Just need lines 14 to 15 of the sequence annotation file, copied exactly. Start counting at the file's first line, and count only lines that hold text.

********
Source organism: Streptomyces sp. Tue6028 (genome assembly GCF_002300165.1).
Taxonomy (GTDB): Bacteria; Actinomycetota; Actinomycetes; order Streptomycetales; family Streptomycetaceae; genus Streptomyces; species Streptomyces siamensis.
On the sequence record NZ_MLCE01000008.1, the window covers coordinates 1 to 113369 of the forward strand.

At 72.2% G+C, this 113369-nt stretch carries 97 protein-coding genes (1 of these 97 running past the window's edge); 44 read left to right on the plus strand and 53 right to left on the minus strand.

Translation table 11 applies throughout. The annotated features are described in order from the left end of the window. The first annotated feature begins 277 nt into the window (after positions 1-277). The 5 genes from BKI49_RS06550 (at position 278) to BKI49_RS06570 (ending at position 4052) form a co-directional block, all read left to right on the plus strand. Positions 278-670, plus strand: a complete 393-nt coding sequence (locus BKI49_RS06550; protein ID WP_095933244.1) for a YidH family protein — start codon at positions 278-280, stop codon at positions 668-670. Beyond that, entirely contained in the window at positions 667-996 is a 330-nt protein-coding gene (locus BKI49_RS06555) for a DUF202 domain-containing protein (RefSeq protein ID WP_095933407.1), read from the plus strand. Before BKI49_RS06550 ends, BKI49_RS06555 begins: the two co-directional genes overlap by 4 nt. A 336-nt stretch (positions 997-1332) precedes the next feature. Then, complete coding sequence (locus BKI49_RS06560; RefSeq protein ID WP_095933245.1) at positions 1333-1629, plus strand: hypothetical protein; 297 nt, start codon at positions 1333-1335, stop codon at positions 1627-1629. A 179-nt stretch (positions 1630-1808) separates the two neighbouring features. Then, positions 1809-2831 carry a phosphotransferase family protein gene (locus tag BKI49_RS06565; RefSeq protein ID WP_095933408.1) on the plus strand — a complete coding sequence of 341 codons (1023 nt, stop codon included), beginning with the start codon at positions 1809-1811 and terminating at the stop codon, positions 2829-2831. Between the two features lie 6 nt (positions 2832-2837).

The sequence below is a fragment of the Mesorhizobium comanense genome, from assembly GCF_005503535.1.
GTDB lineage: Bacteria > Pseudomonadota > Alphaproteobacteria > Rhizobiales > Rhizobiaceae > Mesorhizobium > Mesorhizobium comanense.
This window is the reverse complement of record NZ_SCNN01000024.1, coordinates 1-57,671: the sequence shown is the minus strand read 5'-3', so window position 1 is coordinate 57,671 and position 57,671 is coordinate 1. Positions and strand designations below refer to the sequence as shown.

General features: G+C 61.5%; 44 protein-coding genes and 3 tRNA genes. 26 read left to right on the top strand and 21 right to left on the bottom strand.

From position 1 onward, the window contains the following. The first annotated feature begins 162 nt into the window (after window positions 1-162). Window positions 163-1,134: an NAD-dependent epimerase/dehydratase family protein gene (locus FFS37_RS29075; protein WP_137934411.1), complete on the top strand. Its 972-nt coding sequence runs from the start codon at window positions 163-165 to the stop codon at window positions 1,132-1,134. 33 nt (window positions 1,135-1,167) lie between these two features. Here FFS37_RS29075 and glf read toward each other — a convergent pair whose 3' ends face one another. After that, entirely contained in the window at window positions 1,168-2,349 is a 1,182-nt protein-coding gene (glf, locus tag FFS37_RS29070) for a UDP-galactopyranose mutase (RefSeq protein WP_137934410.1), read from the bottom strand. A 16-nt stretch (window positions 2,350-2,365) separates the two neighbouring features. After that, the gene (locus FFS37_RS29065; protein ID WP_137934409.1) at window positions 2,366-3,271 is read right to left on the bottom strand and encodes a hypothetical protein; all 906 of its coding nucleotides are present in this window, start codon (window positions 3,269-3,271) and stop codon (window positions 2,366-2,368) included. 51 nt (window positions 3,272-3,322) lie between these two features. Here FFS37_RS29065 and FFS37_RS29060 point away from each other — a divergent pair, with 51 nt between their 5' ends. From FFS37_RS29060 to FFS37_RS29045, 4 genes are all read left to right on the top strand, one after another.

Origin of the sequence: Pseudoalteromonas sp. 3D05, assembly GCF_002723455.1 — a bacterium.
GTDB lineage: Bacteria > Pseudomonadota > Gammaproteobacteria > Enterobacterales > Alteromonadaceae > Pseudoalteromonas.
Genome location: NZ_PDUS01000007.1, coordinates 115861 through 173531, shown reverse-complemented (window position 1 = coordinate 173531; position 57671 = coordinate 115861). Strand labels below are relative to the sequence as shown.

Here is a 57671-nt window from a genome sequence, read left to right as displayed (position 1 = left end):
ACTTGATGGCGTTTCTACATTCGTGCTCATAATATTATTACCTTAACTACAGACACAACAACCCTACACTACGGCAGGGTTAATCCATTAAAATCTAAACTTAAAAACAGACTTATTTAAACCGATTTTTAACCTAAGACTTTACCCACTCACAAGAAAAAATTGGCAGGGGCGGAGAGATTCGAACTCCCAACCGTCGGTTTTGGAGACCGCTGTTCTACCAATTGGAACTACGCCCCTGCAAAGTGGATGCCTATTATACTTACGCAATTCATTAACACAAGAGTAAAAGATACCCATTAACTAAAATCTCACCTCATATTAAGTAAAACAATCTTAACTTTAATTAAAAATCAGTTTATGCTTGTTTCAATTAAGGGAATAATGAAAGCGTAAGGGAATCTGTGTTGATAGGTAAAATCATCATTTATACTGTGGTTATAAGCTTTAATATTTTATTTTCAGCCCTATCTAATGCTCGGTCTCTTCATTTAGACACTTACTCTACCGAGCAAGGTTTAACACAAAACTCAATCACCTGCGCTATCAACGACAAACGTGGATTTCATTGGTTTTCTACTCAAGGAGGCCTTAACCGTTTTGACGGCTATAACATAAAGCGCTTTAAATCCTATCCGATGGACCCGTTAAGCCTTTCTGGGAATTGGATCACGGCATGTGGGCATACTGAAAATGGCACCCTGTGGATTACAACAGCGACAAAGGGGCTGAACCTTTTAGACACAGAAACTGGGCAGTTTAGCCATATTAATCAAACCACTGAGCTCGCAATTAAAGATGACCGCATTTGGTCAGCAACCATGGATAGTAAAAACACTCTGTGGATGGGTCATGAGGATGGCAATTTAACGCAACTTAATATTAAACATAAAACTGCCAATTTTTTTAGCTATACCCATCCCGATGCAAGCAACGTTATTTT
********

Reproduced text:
Here is a 57671-nt window from a genome sequence, read left to right as displayed (position 1 = left end):
ACTTGATGGCGTTTCTACATTCGTGCTCATAATATTATTACCTTAACTACAGACACAACAACCCTACACTACGGCAGGGTTAATCCATTAAAATCTAAACTTAAAAACAGACTTATTTAAACCGATTTTTAACCTAAGACTTTACCCACTCACAAGAAAAAATTGGCAGGGGCGGAGAGATTCGAACTCCCAACCGTCGGTTTTGGAGACCGCTGTTCTACCAATTGGAACTACGCCCCTGCAAAGTGGATGCCTATTATACTTACGCAATTCATTAACACAAGAGTAAAAGATACCCATTAACTAAAATCTCACCTCATATTAAGTAAAACAATCTTAACTTTAATTAAAAATCAGTTTATGCTTGTTTCAATTAAGGGAATAATGAAAGCGTAAGGGAATCTGTGTTGATAGGTAAAATCATCATTTATACTGTGGTTATAAGCTTTAATATTTTATTTTCAGCCCTATCTAATGCTCGGTCTCTTCATTTAGACACTTACTCTACCGAGCAAGGTTTAACACAAAACTCAATCACCTGCGCTATCAACGACAAACGTGGATTTCATTGGTTTTCTACTCAAGGAGGCCTTAACCGTTTTGACGGCTATAACATAAAGCGCTTTAAATCCTATCCGATGGACCCGTTAAGCCTTTCTGGGAATTGGATCACGGCATGTGGGCATACTGAAAATGGCACCCTGTGGATTACAACAGCGACAAAGGGGCTGAACCTTTTAGACACAGAAACTGGGCAGTTTAGCCATATTAATCAAACCACTGAGCTCGCAATTAAAGATGACCGCATTTGGTCAGCAACCATGGATAGTAAAAACACTCTGTGGATGGGTCATGAGGATGGCAATTTAACGCAACTTAATATTAAACATAAAACTGCCAATTTTTTTAGCTATACCCATCCCGATGCAAGCAACGTTATTTT